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Viktor ULLMANN (1898-1944)
Piano Concerto, op.25 (1939) [17:53]
Ludwig Van BEETHOVEN (1770-1827)
Piano Concerto No.3 in C minor, op.37 [37:06]
Herbert Schuch (piano)
WDR Sinfonieorchester Köln/Olari Elts
rec. Philharmonie Cologne, Germany, 21-24 March 2011.
The booklet notes enclosed with this disc explain how bourgeois musical life developed in Vienna around the time that Beethoven’s third piano concerto was first presented. It at last escaped the overriding influence of the imperial court and the nobility. The Musical Academy organised by Beethoven had an influential role in this development. It further explains that this atmosphere came to its zenith around the turn of the twentieth century. It was then that the young 11 year old Viktor Ullmann moved with his mother to Vienna in 1909. This was from his birthplace in Teschen in the Moravian-Silesian part of today’s Czech Republic - now known as Český Těsín. Ullmann’s father was an officer of the imperial and royal monarchy. With all this information we can see the tenuous link between the two composers on this disc. Even so they are surely strange musical bedfellows. That said there is no reason why you can’t have an almost mid-twentieth century work followed by one that dates from shortly after the end of the eighteenth century. In any event it is good to hear both works since the Ullmann piano concerto is rarely heard and one can certainly never hear Beethoven’s third too often.
By now I imagine people, and certainly those who read reviews on MusicWeb, International will be well aware of the cruel story attached to the life of Viktor Ullmann. He, together with other Czech composers of his generation, Schulhoff, Klein, Krasa and Haas were unfortunate in this context to be born Jewish. As a result they perished at the hands of the Nazis, as indeed did the dedicatee of the concerto, the pianist Juliette Aranyi. It is a cruel irony that Ullmann suffered this fate despite the fact that his parents had become Catholic converts before he was born. Composed in 1939/40 the piano concerto was scheduled for a performance in a two piano reduction in Terezin (Theresienstadt), the ‘transit’ camp from where the inmates were mainly shipped off to Auschwitz. Juliette was to play the main part and Ullmann himself the orchestral part on a second piano. The performance never took place.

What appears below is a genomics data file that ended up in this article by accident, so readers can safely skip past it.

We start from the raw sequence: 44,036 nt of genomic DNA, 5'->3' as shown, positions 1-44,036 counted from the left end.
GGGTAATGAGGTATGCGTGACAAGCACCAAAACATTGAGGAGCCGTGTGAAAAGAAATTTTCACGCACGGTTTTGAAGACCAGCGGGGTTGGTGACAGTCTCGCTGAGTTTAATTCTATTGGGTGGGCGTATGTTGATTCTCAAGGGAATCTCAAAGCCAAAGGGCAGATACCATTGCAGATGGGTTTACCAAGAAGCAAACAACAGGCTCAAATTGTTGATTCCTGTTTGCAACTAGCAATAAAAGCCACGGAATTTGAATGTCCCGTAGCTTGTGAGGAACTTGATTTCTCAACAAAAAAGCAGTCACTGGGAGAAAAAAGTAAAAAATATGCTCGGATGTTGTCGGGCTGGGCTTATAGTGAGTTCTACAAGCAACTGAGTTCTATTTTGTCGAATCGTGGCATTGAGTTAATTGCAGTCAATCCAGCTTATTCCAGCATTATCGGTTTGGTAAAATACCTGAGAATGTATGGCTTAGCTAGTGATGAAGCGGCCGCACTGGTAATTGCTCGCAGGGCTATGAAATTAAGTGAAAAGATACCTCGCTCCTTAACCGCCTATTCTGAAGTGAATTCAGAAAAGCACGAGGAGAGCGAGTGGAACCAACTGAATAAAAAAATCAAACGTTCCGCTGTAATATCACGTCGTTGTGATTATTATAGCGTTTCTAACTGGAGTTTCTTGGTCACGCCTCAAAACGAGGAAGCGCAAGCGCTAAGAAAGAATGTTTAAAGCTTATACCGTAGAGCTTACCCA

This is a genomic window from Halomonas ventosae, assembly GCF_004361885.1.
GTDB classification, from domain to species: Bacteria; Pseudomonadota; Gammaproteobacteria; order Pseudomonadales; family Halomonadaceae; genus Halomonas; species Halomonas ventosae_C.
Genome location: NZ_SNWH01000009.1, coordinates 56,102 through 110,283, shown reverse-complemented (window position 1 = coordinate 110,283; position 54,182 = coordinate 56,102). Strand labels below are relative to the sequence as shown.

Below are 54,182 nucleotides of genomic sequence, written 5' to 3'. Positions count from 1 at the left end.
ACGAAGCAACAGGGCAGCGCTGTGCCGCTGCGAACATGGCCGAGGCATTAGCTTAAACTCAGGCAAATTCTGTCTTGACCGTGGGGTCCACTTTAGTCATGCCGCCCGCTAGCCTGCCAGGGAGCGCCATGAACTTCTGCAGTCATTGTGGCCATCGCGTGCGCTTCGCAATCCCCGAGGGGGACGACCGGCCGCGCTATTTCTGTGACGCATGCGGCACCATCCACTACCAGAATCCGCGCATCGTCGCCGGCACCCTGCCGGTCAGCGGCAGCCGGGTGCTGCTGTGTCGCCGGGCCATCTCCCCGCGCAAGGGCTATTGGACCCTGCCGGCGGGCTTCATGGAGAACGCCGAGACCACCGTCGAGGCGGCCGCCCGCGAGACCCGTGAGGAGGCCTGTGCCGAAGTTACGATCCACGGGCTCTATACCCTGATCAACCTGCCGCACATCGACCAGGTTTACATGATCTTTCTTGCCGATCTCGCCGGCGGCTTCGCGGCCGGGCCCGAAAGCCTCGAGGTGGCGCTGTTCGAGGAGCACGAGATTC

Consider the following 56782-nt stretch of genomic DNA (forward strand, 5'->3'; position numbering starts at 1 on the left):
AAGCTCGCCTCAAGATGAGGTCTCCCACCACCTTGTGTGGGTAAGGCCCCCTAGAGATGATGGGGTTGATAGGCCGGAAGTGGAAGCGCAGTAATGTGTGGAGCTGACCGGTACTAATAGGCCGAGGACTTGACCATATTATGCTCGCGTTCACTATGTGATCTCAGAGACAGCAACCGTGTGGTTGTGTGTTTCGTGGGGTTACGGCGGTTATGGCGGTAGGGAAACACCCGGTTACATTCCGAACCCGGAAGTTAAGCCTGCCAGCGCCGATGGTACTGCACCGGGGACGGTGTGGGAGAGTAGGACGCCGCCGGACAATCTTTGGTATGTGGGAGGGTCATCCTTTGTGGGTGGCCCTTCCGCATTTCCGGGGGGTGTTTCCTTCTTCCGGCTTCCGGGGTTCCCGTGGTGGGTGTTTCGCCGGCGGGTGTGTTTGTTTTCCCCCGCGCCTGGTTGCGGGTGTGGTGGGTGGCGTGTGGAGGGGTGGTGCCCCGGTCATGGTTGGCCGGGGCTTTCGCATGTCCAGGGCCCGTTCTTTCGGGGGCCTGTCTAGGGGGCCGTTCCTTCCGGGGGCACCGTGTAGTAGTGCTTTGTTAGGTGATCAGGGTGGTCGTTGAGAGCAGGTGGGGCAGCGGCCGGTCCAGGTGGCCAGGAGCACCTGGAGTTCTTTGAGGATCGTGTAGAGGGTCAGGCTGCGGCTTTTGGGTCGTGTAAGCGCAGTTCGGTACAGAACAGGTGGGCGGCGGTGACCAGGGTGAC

The concerto is dark in character with the piano’s role effectively acting as an integrated part of the orchestra rather than as a solo instrument per se. The work springs into action right from the start with an insistent theme that briefly becomes a little sunnier before reverting to its anxious sounding atmosphere. The second movement is the only oasis of calm in the entire concerto but even it has an underlying troubled feeling to it. Ullmann’s love for Mahler is evident here with echoes of his 6th Symphony and some lush orchestral writing with long flowing lines. The second movement is but a brief respite from the darkness and unease that generally pervades the concerto. The third movement with its own Mahlerian undertones brings that feeling back. The short finale has a gentle sounding theme but once stated it is then compressed and distorted to become a grotesque ending to this short but effective work.
What can be said of Beethoven’s third piano concerto that has not already been said and by critics far more erudite than I could ever hope to be? Listening again one cannot but shake one’s head in wonder at the pure genius that Beethoven was. After the orchestral introduction the piano enters at the perfect moment and everything is laid out it the best of all possible ways. It is no wonder that the concerto could never suffer from overkill as so many other works do. The entire experience just reaffirms my feeling about this composer. I always come back to him no matter what journeys of discovery I make. He is my musical rock to which I always feel anchored, my benchmark against which all other composers are measured.
Romanian-born pianist Herbert Schuch, whose home has been in Germany since the age of nine, plays with an innate sensitivity and much flair. While there are many brilliant performances of this concerto which means any new one has an uphill struggle to make its mark this is not without some very beautiful passages. I particularly enjoyed his phrasing and his lightness of touch, especially in the Largo. His performance of the Ullmann was extremely effective and he made a very good case for it. I know of only two other recordings so he doesn’t have many rivals on that score. In both concertos he is accompanied by a superb orchestra that has garnered much well deserved acclaim. It is conducted by Estonian Olari Elts, Principal Guest Conductor of both the Helsinki Philharmonic and the Estonian National Orchestra. He appears regularly with a variety of others around the world.
While one may prefer many other recordings of the Beethoven anyone who wants to hear the Ullmann should hear this disc. However, my feeling is that the disc would have been a more attractive proposition if it had featured other piano concertos by composers who were persecuted or murdered by the Nazis such as Erwin Schulhoff and Hans Gál.
Steve Arloff 

Masterwork Index: Beethoven piano concerto 3

See also review by Byzantion